Tom Moon

Tom Moon has been writing about pop, rock, jazz, blues, hip-hop and the music of the world since 1983.

He is the author of the New York Times bestseller 1000 Recordings To Hear Before You Die (Workman Publishing), and a contributor to other books including The Final Four of Everything.

A saxophonist whose professional credits include stints on cruise ships and several tours with the Maynard Ferguson orchestra, Moon served as music critic at the Philadelphia Inquirer from 1988 until 2004. His work has appeared in Rolling Stone, GQ, Blender, Spin, Vibe, Harp and other publications, and has won several awards, including two ASCAP-Deems Taylor Music Journalism awards. He has contributed to NPR's All Things Considered since 1996.

For the last two years, pianist Ethan Iverson has been at the center of what looks, in hindsight, like a serious creative whirlwind. He re-conceptualized Stravinsky's ballet The Rite Of Spring in its entirety (!) for his trio The Bad Plus, and then, for good measure, recorded an album of all-original Bad Plus music (Inevitable Western).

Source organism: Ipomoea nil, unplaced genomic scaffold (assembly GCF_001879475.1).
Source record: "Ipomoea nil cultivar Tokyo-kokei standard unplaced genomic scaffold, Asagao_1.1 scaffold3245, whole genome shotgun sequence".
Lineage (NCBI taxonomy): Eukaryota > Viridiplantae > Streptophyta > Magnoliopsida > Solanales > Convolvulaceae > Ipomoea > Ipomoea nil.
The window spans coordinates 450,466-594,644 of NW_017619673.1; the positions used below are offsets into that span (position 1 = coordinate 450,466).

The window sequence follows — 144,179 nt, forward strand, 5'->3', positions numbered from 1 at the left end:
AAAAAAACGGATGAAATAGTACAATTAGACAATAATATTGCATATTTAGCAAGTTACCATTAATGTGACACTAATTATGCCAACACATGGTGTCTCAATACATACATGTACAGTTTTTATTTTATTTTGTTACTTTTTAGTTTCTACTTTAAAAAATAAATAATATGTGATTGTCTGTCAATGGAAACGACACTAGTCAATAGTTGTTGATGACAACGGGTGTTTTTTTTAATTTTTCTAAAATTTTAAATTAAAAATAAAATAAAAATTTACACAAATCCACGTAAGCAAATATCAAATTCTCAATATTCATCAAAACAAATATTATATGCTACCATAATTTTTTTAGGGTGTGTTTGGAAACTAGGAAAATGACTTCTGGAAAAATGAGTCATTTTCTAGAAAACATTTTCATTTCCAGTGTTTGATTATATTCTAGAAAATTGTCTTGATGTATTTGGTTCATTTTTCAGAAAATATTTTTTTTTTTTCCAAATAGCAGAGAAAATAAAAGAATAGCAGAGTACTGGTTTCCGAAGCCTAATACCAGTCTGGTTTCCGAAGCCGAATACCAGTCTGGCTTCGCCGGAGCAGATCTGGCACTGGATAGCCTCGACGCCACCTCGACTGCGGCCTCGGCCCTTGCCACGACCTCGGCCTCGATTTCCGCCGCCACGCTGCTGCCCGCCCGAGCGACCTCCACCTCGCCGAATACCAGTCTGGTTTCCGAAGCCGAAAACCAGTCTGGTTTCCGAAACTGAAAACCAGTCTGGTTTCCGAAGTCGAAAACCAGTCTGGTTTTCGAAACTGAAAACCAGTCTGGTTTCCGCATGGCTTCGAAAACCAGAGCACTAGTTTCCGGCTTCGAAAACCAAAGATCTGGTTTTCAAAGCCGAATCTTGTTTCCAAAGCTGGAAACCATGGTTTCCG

Melissa Aldana, who became the first female instrumentalist and first South American musician to win the Thelonious Monk International Jazz Saxophone Competition last fall, is not the average talent-contest winner.

Take 75: Great Solos In Blue Note Records History

May 28, 2014

Blue Note Records has been many things over the course of its 75 years: a label responsible for blinding jazz innovations, a home for the titans of hard bop and soul jazz, a place for smart, sly, jazz-inflected pop creations.

One constant running throughout its history is improvisation. Its records have showcased jazz soloing in every possible mood and temperament. Its artists, both the jazz legends and those journeymen who are little regarded today, have helped shape the ever-evolving notion of what a solo is and what it can be.